smith and wesson mp15 cleaning

This is a discussion on smith and wesson mp15 cleaning within the Defensive Rifles & Shotgun Discussion forums, part of the Related Topics category; just got a new smith and wesson mp15 sport, have a couple of questions about cleaning that i hope someone can answer, the ar15 is ...

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Thread: smith and wesson mp15 cleaning

  1. #1
    New Member Array manofsteel's Avatar
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    smith and wesson mp15 cleaning

    just got a new smith and wesson mp15 sport, have a couple of questions about cleaning that i hope someone can answer, the ar15 is new to me.
    My son has a sig sauer 522 rifle, it came with a small tube of that is labeled Mil-Comm TW25 lubricant and it suggested that the bolt assembly be lubed with this after cleaning. Is this also something that would be good to use on the bolt assembly for the smith?
    I purchased a bore snake and was told by a friend that is the miliatary that they just run them through there guns dry and then work them back and forth about a dozen times to clean out the bore.
    Is this a good way, or should you spray the snake with a solvent first, I saw another post on another site where a guy used a foam bore cleaner that he sprayed in and let it soak, then ran a snake through it a few times, put some rem oil on another snake and ran it through, is this a good pratice.
    Hate to ask so many questions, but pretty new to this and just wanting to take care of it the best I can. Had another friend who said he just runs a bore snake sprayed with solvent, then cleans it and then sprays the trigger assembly area very well with wd40, then sprays it it out with air.
    Also, saw this and wondering where can you get one of theseCleaningHolder.jpg

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    Senior Member Array DaRedneck's Avatar
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    I spray break free clp in mine and let it soak. I also spray it in the BCG. Dont worry cause those evil black rifles like to be ran wet. I've heard nothing but good things about the TW25 you have.
    "He who does not punish evil commands it to be done." - Leonardo da Vinci

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    VIP Member Array sgb's Avatar
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    TW25 is a very good lube for use on any firearm, some folks run Mobil Motor Oil others use synthetic grease and the Military uses a milspec CLP.

    AR15's run best well lubed regardless of what you choose to lube it with.

    Military rifles have chrome lined barrels, your sport model does not. While the nitro-carbonizing on the sports barrel provides a degree of corrosion and wear resistance I would stick to using solvents and patches to clean the bore.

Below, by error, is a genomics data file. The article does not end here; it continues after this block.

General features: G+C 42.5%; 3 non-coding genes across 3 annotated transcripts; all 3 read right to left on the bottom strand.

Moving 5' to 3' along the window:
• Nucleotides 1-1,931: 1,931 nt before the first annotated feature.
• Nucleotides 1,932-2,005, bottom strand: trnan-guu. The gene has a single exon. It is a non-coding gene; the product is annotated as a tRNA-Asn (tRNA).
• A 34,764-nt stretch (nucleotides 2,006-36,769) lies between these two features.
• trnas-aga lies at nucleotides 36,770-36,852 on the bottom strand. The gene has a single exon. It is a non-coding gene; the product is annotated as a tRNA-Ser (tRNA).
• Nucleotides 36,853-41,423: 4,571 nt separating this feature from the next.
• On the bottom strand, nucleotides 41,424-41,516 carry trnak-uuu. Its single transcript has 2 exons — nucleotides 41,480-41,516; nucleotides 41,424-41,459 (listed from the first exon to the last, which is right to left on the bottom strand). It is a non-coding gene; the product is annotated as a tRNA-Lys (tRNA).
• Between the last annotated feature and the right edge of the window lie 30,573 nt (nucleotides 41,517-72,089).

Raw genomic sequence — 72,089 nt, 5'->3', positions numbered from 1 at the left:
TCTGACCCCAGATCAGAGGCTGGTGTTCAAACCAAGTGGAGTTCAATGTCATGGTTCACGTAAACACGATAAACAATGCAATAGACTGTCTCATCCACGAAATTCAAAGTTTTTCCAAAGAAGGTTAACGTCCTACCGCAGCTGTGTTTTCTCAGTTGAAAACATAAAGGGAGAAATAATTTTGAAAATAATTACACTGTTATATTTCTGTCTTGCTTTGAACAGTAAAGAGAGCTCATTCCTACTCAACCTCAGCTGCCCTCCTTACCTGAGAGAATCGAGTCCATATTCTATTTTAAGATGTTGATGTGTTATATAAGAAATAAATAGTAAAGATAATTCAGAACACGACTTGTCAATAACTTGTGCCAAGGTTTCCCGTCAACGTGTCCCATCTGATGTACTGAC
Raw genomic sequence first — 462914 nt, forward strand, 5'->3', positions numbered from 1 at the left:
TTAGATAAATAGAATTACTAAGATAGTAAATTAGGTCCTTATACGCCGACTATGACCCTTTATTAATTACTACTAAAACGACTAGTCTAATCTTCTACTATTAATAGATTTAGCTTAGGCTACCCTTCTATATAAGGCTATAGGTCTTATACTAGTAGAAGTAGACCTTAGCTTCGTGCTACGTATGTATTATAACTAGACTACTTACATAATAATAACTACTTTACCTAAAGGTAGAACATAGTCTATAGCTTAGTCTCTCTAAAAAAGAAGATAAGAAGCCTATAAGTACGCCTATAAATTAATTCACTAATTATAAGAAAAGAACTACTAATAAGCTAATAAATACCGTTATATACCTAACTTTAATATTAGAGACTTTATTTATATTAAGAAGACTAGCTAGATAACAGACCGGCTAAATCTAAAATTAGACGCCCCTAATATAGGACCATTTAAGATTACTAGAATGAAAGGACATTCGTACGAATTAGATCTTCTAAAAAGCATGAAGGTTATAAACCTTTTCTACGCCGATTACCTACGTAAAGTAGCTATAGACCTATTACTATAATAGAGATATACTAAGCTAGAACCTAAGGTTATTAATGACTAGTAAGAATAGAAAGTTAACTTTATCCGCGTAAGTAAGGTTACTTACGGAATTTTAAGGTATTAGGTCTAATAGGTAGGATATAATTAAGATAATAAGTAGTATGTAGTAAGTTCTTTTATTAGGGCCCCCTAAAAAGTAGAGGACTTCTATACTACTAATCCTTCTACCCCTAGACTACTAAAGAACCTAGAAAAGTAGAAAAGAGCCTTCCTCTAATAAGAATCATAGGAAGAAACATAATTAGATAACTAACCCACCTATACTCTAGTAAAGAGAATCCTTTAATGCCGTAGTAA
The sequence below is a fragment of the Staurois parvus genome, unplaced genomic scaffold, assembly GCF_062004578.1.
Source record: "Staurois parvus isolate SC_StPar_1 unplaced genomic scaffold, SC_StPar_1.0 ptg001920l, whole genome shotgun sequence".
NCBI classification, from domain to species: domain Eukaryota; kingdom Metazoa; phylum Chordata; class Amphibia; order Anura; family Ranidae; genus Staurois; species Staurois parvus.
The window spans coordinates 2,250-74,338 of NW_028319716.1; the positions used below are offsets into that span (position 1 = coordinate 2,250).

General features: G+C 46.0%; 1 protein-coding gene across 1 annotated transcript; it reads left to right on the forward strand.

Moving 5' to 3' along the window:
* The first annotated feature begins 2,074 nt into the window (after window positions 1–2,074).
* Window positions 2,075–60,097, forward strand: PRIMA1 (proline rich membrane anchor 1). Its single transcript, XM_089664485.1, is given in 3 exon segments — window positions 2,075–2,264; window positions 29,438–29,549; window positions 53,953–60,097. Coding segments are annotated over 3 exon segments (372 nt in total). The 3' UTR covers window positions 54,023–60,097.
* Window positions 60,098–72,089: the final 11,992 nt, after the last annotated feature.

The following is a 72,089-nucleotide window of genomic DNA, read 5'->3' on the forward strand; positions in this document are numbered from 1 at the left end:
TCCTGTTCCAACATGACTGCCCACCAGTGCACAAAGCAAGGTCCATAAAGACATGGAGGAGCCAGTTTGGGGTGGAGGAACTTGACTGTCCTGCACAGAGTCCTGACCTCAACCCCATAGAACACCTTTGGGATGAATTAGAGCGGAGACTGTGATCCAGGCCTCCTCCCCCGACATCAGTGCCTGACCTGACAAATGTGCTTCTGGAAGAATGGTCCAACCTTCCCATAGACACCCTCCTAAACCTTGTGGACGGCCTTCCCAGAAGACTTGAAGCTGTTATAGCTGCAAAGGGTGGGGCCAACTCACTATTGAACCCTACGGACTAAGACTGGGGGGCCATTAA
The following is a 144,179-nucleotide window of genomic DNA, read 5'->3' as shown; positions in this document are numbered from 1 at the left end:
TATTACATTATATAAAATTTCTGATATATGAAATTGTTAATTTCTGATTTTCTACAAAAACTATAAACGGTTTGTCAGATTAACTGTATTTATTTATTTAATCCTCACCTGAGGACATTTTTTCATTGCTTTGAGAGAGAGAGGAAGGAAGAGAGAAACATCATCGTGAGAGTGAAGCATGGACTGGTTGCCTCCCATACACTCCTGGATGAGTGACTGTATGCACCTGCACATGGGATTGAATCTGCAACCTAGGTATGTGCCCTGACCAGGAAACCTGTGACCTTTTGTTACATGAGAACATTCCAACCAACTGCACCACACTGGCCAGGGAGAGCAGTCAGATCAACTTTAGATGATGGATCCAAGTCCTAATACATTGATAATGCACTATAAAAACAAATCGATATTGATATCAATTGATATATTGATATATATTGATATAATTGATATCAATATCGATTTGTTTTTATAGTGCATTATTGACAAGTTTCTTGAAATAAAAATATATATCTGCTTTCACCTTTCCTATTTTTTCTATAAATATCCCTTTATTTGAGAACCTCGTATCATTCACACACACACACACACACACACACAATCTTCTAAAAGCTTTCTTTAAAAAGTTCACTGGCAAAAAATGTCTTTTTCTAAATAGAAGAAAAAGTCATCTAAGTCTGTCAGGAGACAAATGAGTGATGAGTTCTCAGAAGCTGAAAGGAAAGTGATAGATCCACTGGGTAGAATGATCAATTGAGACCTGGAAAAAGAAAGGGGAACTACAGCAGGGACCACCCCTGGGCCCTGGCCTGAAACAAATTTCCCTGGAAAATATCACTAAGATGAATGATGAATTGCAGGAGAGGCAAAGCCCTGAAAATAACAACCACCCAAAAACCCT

"There is a secret pride in every human heart that revolts at tyranny. You may order and drive an individual, but you cannot make him respect you." William Hazlitt (1778 - 1830)

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    VIP Member Array jonconsiglio's Avatar
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    This is just for me and what I've learned works FOR ME after a number of years and many many rounds. After about 750 to 1,500 rounds I remove my bolt carrier group. Disassemble it and wipe it down, no scraping. I squirt some Slip EWL on it and reassemble. Every 2,000+ I clean the bore though I do wipe the barrel extension when cleaning the bolt carrier.

    Other than that, I squirt some Slip before a day of shooting. No loss of accuracy or reliability. It's not a 1911 and can take some neglect, if you don't mind that is...I know how some of us can be, but ts not necessary in the AR.
    Proven combat techniques may not be flashy and may require a bit more physical effort on the part of the shooter. Further, they may not win competition matches, but they will help ensure your survival in a shooting or gunfight on the street. ~Paul Howe

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    New Member Array manofsteel's Avatar
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    Thanks, good advice

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    Run the bolt on the wet side, but don't worry about the bore. A couple of passes with the bore snake is all you need with a rimfire - scrubbing is unnecessary. I don't know what the chamber configuration is like on the rimfire AR lookalikes, but pay attention to bullet lube and burnt powder building up on the breech face and at the extractor cut on the barrel. A toothpick is a decent tool to get the crud out.
    Smitty
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    Member Array GunByte's Avatar
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    Quote Originally Posted by gasmitty View Post
    Run the bolt on the wet side, but don't worry about the bore. A couple of passes with the bore snake is all you need with a rimfire - scrubbing is unnecessary. I don't know what the chamber configuration is like on the rimfire AR lookalikes, but pay attention to bullet lube and burnt powder building up on the breech face and at the extractor cut on the barrel. A toothpick is a decent tool to get the crud out.
    Guess you know your rifles. :). Rim fire?

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